After defining a super element you can see it has now new own identifier, a list of elements which you can always edit if needed and also each element included in this group gets a postscript to its name informing user it’s a super element. Remember you can always cancel super element similar way you created one.
2.1. Design of multi-span beam defined as super element
When you are done preparing super elements, rest is as usual. We need to perform a FEM analysis calculations to obtain static results. Now we are ready to open a super element using RC Beam Module.
Notice that super element shown below has 3 spans of 3 different sections height.
Right now we need to specify requested reinforcement and design assumptions. Element will be designed as it was continuous multi-span beam. Reinforcement drawings and schedules also can be provided for whole element at once.
Often in the steel structure detailing projects, we have the situation when the same type of connection is available, but with a different configuration, even if we talk about one parameter. Even if the configuration is different, the detailer might need to change one or more common properties of those connections.
Today, in Advance Steel this is possible with the functionalities around the “Group joints” feature, but with certain limitations. The limitations are related to the fact that the joints must be the same type and have identical configurations (master and slave behavior)
2. Joint Multi-Edit
The Joint Multi-Edit available with GRAITEC PowerPack for Advance Steel is allowing the user to change parameters in two or more joints from the same category but with a different configuration. The joints do not need to be grouped or have any master and slave behavior.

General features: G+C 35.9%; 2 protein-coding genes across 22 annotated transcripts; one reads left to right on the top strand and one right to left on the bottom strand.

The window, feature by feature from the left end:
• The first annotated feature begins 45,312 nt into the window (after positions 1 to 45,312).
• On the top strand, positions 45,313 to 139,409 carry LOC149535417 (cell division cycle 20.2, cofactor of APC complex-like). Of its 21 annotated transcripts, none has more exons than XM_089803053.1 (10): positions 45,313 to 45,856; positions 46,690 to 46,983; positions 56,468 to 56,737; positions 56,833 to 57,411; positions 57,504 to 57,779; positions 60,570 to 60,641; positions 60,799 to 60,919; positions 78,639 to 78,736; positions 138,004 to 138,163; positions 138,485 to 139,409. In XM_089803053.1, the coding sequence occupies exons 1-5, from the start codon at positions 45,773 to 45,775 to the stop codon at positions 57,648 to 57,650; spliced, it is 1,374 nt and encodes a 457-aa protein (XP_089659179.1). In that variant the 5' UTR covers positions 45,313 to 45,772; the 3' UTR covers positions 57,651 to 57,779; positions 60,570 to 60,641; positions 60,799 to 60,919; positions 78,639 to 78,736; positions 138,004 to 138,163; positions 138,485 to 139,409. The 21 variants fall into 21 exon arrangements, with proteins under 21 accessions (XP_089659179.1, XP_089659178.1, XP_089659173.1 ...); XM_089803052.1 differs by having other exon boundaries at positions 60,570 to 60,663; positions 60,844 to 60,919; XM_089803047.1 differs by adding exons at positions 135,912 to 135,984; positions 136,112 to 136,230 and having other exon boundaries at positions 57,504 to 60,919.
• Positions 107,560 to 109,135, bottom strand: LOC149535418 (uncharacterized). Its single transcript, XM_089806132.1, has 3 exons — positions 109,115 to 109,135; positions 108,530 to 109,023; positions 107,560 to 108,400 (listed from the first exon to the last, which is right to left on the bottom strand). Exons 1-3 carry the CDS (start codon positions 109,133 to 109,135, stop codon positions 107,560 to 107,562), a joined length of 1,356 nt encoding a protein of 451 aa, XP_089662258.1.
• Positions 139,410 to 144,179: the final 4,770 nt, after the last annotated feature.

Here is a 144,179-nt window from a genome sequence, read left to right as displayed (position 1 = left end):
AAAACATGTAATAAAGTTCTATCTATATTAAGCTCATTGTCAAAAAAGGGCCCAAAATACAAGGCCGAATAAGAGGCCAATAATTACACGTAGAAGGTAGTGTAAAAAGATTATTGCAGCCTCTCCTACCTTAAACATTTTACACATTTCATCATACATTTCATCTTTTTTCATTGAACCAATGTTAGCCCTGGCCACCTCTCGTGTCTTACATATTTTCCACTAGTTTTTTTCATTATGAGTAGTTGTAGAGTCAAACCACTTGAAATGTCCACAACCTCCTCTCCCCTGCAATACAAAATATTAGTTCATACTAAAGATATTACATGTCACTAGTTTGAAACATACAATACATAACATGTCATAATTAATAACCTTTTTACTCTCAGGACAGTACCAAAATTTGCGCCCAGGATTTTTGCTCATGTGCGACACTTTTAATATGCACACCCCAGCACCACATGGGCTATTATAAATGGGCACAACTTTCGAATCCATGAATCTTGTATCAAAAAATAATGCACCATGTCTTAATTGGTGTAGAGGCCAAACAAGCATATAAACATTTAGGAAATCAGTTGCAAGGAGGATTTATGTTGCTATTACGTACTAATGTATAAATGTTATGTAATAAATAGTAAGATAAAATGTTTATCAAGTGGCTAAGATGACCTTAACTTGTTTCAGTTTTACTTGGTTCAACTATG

The criteria to enable this feature is to select 2 or more joints with are part of the same category: Base plate, Corner Base Plate, Gusset plate at 1, 2, 3 diagonals, Create Stiffeners, etc.
Following, to understand better how this feature can be used, an example with the Corner Base Plate joint will be explained.
Two columns with the Corner Base Plate joint are created but, as it can be seen, the configuration is different:
Different base plates dimensions
Shear lug enabled or not
Leveling plate enabled or not
To access the command Joint Multi-Edit:
Select both joint boxes
Right-click to open the active menu and search the “GRAITEC PowerPack Joint Multi-Edit” command
When the command is selected, the dialog of the joint will be displayed.
Note: The configuration of the last joint selected is the one displayed in the dialog when this is opened with the Joint Multi-Edit command.
Now, when any parameter is changed, the change will be propagated to all selected joints for which the multi-edit command was activated.
The command is working with any joint category from Advance Steel as well as on any joint from the PowerPack.